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The Cancer Journal - Volume 5, Number 5 (September-October 1992)

editorial


Chromosome-tissue interactions and morphogenesis



During a recent conference devoted to the theorical basis of carcinogenesis, a cytogeneticist gave an outstanding lecture on the incidence and specificity of chromosomal abnormalities in solid tumours. His talk left me, and I think the rest of his audience, in very little doubt as to the relationship between karyotypic modifications and the appearance of many solid tumours. Among the changes found in a given type of tumour are a change which is probably specific and a number of non-specific random changes. These random changes cannot be classified systematically and are usually thought to be epiphenomena. Let us accept this suggestion and concentrate on the relationship between two groups of observations: on one hand the structural changes in the tissue which lead histologists to a firm diagnosis of a malignant tumour, and on the other hand these chromosomal alterations which are more and more commonly considered to be specific. There is an undisputable relationship between these two sets of data. Althought the precise nature of the relationship between tissue morphology and chromosomal structure is not yet known, we are tempted to see the chromosomal changes as the effective cause, that is, the real physical cause, of the changes in the tissue. This is only a hypothesis. Howewer, it is a very strong hypothesis, as is shown by the difficulty of convincing some people that it is only a hypothesis. So, dear readers; can I imagine how difficult it will be for me to persuade you to accept the alternative hypothesis? That is, that tissue change could "hypothetically" be the cause of chromosomal changes. This is opposed to what we hear, what we see writen and what we believe to be true. Let us say, not that tissue alterations can induce alteration in chromosomes, but rather that tissue morphology and karyotype are interactive. Both are normal in healthy tissue and altered in tumours, by a number of dependent, bi-directionnal lesions. Today, it is easy to accept that the normal organized structure is the result of a dynamic equilibrium involving a large number of different cellular and extracellular factors. A lasting disturbance of this equilibrium can lead to hyperplasia, metaplasia or a tumour. There is no reason to suppose, now that we know about the plasticity of the genome, that the karyotype is not also the result of a dynamic equilibrium, stabe certainly, but also subject to disruption. Support for the hypothesis of the mutual dependence of tissue and chromosomal structures can be found in the frequent observation of karyotypic abnormalities associated with murine cells in culture.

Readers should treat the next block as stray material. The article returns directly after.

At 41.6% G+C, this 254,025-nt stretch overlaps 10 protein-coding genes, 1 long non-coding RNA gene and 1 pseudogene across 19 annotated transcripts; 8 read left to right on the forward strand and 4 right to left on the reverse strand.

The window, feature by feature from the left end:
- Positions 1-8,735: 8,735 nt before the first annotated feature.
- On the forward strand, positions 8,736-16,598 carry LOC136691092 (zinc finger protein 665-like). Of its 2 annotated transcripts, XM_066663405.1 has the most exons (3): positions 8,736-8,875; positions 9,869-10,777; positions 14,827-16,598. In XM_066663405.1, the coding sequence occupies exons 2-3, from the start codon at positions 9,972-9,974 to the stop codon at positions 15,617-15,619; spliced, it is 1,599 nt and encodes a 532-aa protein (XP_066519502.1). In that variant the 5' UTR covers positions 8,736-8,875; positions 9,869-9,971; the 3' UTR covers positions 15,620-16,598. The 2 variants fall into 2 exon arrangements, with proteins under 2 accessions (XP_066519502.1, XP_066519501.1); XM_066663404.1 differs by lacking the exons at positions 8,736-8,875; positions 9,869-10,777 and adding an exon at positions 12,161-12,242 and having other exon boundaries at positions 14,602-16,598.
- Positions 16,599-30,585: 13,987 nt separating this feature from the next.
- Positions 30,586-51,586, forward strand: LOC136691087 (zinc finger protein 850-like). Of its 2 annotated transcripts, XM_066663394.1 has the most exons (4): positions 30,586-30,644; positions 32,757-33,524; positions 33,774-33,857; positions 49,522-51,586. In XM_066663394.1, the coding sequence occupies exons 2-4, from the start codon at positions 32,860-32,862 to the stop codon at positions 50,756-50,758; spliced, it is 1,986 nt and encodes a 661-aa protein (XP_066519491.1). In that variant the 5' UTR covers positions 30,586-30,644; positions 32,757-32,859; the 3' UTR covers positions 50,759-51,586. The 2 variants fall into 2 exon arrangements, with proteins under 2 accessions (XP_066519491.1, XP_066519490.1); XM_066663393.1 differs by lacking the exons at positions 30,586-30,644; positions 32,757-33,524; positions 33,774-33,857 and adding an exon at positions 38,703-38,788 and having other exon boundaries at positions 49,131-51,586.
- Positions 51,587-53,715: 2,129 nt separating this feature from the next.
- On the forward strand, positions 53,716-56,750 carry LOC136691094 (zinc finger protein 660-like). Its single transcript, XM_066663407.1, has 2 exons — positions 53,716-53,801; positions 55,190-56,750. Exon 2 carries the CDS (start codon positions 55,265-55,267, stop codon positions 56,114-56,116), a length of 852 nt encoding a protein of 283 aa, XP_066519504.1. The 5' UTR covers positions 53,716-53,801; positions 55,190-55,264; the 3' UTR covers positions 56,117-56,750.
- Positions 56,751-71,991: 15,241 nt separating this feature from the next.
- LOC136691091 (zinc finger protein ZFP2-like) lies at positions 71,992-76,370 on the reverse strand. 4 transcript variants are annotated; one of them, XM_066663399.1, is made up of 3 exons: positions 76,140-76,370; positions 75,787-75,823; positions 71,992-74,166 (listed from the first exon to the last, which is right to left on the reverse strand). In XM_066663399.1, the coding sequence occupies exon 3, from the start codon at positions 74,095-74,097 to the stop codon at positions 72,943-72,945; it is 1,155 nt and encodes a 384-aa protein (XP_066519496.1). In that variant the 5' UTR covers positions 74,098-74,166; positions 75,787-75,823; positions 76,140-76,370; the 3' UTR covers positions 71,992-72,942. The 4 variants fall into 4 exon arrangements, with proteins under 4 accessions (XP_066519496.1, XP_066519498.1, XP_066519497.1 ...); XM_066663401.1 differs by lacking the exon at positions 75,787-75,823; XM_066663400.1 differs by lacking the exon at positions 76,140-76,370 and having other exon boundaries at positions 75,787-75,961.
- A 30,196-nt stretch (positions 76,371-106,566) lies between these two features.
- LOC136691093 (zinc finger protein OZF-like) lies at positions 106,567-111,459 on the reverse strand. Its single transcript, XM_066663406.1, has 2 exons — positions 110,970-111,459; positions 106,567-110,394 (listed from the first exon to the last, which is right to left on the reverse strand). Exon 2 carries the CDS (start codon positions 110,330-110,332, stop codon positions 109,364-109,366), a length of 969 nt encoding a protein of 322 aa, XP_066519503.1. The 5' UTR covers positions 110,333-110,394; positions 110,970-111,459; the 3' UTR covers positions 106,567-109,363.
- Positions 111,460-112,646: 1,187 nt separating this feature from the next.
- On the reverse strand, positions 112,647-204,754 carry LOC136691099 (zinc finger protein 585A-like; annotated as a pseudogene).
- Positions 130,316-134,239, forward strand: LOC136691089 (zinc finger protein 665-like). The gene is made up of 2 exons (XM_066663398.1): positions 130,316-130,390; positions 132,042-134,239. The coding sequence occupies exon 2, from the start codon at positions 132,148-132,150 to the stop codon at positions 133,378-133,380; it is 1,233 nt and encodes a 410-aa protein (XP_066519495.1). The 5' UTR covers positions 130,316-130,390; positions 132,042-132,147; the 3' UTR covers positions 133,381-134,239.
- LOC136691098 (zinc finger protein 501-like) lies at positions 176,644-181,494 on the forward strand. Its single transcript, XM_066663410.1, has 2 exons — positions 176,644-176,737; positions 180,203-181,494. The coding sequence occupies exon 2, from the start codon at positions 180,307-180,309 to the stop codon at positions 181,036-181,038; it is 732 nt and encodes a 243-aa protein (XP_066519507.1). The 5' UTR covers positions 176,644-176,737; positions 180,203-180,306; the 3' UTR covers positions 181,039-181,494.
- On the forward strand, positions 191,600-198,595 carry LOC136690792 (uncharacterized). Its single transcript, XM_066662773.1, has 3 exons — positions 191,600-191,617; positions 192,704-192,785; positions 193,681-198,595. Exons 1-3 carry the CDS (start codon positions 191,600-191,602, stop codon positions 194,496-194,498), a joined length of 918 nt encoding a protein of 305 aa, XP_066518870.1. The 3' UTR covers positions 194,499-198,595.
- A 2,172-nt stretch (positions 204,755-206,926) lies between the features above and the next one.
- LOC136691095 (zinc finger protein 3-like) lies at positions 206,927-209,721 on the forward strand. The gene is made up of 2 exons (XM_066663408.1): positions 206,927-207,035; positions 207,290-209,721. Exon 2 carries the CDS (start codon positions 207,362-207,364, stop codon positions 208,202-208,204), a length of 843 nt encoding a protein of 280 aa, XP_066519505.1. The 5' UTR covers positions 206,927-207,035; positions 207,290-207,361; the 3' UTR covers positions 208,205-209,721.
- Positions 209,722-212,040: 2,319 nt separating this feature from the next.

The specificity of chromosomal abnormalities leads us to search for specific mechanisms. A deletion, that is a loss of genetic material, affecting the two autosomes, corresponding to the location of a powerful anti-oncogene, such as the retinoblastoma gene, strongly suggests a mechanism for carcinogenic transformation. Some translocations are associated with a known reorganization of the genome. However, the majority of the deletions and translocations thought to be specific have only been associated with structural changes; no explanatory biochemical mechanisms have been discovered. Here we are suggesting that we should admit the possibility of bi-directional relationships and try to devise experiments to support or refute this hypothesis. The conditions will necessarily be different from those currently employed to verify the hypothesis of a one-way mechanism of carcinogenesis in the complex system made up of the genome, chromosomes, cells and tissues.


Jean-Claude Salomon
e-mail: salomon@tribunes.com

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